The new Route 1?

A not-so-quiet effort is under way to bolster Route 130

By: Mike Mathis
   Some see Route 130 in Mercer County as nothing more than a highway motorists use to travel from place to place.
   Others see it as a pathway to future prosperity. The Mercer Regional Chamber of Commerce, and other business and government organizations, are working to formulate a plan for growth along the Route 130 corridor in Hamilton, East Windsor and Washington townships that could result in the area becoming a center for biotech businesses.
   Among the issues being discussed are transportation, signage, beautification, congestion mitigation, safety and pedestrian mobility, and business attraction and retention. A summit to discuss the viability and marketability of the Route 130 corridor was held in October, and collaborative action plan is being developed to define the vision of the corridor.
   "The Route 130 corridor is the newer up-and-coming development in the area," said chamber President and CEO Michele N. Siekerka, who is spearheading the effort with local, county and state officials. "There is an opportunity for a lot of growth to take place rather than the growth taking place piecemeal.
   "We are excited about engaging the business community, along with our governmental partners, in a process that will help to define the Route 130 corridor," Ms. Siekerka said. "With the significant growth along the corridor, it is highly appropriate for all of the stakeholders to be involved in setting a collaborative vision."
   Mercer County is not the only area where the development of Route 130 is under study. Local and county officials, and business organizations in Burlington County have worked for several years to level abandoned shopping centers and old motels, and to attract new businesses and housing developments.
   While officials have not definitively determined exactly what Route 130 in Mercer County will look like, they know what they don’t want it to look like.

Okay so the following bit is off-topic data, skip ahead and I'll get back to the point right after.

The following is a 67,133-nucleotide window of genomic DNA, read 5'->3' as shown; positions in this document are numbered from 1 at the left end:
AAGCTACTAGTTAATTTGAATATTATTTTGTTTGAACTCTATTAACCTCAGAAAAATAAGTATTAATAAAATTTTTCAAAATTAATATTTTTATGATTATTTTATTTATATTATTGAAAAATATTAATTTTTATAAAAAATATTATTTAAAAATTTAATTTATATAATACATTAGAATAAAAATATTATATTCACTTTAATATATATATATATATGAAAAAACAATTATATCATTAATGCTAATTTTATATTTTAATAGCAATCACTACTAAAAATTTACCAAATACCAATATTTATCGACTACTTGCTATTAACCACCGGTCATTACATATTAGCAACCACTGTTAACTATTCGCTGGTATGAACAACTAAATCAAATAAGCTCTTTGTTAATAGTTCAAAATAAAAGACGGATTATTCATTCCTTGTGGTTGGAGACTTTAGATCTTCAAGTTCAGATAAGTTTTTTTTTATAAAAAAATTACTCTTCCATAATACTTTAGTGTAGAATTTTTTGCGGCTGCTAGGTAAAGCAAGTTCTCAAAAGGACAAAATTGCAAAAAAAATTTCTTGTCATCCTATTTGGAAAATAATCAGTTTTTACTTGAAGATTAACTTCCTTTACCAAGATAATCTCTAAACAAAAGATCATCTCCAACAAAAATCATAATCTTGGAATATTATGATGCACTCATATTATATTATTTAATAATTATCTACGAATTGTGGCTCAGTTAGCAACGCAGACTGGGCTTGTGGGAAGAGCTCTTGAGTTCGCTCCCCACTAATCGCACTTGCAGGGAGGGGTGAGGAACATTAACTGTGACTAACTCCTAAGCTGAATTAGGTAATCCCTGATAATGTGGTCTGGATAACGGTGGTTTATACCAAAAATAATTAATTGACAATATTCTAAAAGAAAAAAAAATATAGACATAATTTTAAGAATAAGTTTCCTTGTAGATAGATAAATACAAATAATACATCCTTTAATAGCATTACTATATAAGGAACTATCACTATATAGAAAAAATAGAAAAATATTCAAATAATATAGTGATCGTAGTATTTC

"We don’t want to see another Route 1," Ms. Siekerka said. "We want (the Route 130 corridor) to be part of a vision from its formation, not after the fact."
   Eli Mordechai, CEO of Medical Diagnostic Laboratories in Hamilton, envisions the Route 130 corridor becoming an extension of ‘Einstein’s Alley," a movement to turn the Route 1 corridor into a well-known high-tech center; the Silicon Valley of the East Coast.
   Dr. Mordechai cited the more than 2.5 million square feet in laboratory space located near Exit 8A of the New Jersey Turnpike as something that could be duplicated along the Route 130 corridor.
   "They’re looking to bring something like that here," said Dr. Mordechai, who moved his firm from Mount Laurel to Hamilton about a year ago because of Hamilton’s central location. Medical Diagnostic Laboratories was founded in 1997 and serves mainly as a reference laboratory for polymerase chain reaction (PCR)-based testing to physicians, laboratories, hospitals, and private accounts nationwide, according to the firm’s Web site. Dr. Mordechai sees the promise of the Route 130 corridor in his own business. Medical Diagnostic Laboratories, which has 250 employees, is growing at a rate of 50 percent annually and is adding 15 to 20 new employees each month, he said.